Woodward Copper releases renderings of new Dew Tour modified superpipe | SummitDaily.com

Woodward Copper releases renderings of new Dew Tour modified superpipe

Dew Tour takes over Copper Mountain Feb. 6-9

A side-view rendering of the modified superpipe, with the top at left, that men's and women's halfpipe snowboarders and skiers will drop into during February's Dew Tour at Copper Mountain Resort.
Courtesy Dew Tour

Friday Woodward Copper and Dew Tour released renderings of the modified superpipe course that the world’s best snowboarders and skiers will compete in at next month’s Dew Tour, Feb. 6-9 at Copper Mountain Resort.

Overall, the course design features mirrored hips, plenty of transition and multiple entry points that lead to a 300-foot traditional superpipe with standard 22-foot walls. The course, which will be located in the same spot of the typical Woodward Superpipe in Copper’s Center Village, continues Dew Tour’s vision of adding more slopestyle-like transition elements and features to the halfpipe competition.

Different from last year’s Dew Tour modified superpipe at Breckenridge Ski Resort, this year’s pipe will conclude with the traditional 22-foot-tall superpipe portion. Last year there was one feature that started the course: a slopestyle-like spine jump. That was followed by the superpipe, with the more atypical parts of the course at the bottom.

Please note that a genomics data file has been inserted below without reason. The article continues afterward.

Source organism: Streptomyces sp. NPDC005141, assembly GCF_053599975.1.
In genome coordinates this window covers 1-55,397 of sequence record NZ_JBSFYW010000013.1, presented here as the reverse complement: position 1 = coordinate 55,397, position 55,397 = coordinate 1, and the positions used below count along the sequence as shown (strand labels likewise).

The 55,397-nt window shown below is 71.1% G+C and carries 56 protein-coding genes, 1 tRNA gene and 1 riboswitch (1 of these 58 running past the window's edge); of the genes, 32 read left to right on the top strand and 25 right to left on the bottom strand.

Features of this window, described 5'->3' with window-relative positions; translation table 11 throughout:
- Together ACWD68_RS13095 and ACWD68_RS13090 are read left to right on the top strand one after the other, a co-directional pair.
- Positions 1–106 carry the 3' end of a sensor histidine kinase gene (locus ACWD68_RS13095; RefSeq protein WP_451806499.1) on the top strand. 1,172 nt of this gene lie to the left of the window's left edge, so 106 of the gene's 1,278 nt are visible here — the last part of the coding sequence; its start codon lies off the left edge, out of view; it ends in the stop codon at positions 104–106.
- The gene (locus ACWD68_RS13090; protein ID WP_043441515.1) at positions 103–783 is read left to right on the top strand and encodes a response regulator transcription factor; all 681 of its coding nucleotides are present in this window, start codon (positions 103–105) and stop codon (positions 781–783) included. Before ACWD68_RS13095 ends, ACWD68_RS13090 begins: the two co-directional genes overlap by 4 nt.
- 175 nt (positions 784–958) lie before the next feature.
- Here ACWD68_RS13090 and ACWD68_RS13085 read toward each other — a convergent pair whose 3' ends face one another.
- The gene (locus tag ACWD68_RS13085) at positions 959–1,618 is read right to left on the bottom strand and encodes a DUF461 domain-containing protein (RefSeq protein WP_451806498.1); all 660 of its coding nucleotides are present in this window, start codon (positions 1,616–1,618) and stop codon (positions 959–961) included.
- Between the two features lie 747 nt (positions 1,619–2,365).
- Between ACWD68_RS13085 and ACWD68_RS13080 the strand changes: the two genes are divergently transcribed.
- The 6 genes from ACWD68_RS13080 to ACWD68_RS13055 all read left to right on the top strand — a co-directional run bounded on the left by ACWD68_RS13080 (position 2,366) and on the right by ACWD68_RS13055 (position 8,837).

Last year, skiers and snowboarders hit the superpipe before exiting the pipe via a cat-paw exit. The cat paw allowed for skiers and snowboarders to exit the pipe in an inventive way onto a slopestyle-like landing.

After that landing, athletes had two options at the final feature of the course. They either could hit a quarter-pipe to bank landing — similar to a standard halfpipe feel, but with a little bit of a different flair. Or athletes could hit the bank landing from the front as a hip.

This year, all non-traditional, inventive features will be at the top of the course before athletes finish with the pipe. The first, entry feature will be mirrored 16-foot walls on skier’s right and left. Here, athletes can hit the feature as a hip from the front, leading to a side-hit landing. Or they can opt for a more halfpipe-like experience.

Athletes will then transition to another mirrored feature that tops out with 22-foot walls. It’s at this feature, similar to last year’s cat-paw feature at the bottom of the pipe, where skiers and snowboarders can hit the 22-foot walls to execute tricks onto tombstone landings. The tombstone landings will then lead into the standard 300-foot superpipe that completes the course.

This year’s modified superpipe action will begin with the women’s ski final on Thursday, Feb. 6 at 11 a.m. Later that day, the team snowboard modified superpipe final will be at 1:45 p.m.

On Friday, Feb. 7, the only modified superpipe event is the team ski final, at 1:45 p.m. Then on Saturday, Feb. 8, the women’s snowboard modified superpipe final will be at 9 a.m.

Come Sunday, Feb. 9, modified superpipe action will round out with the men’s ski final at 9 a.m., and the men’s snowboard final at 10:45 a.m.

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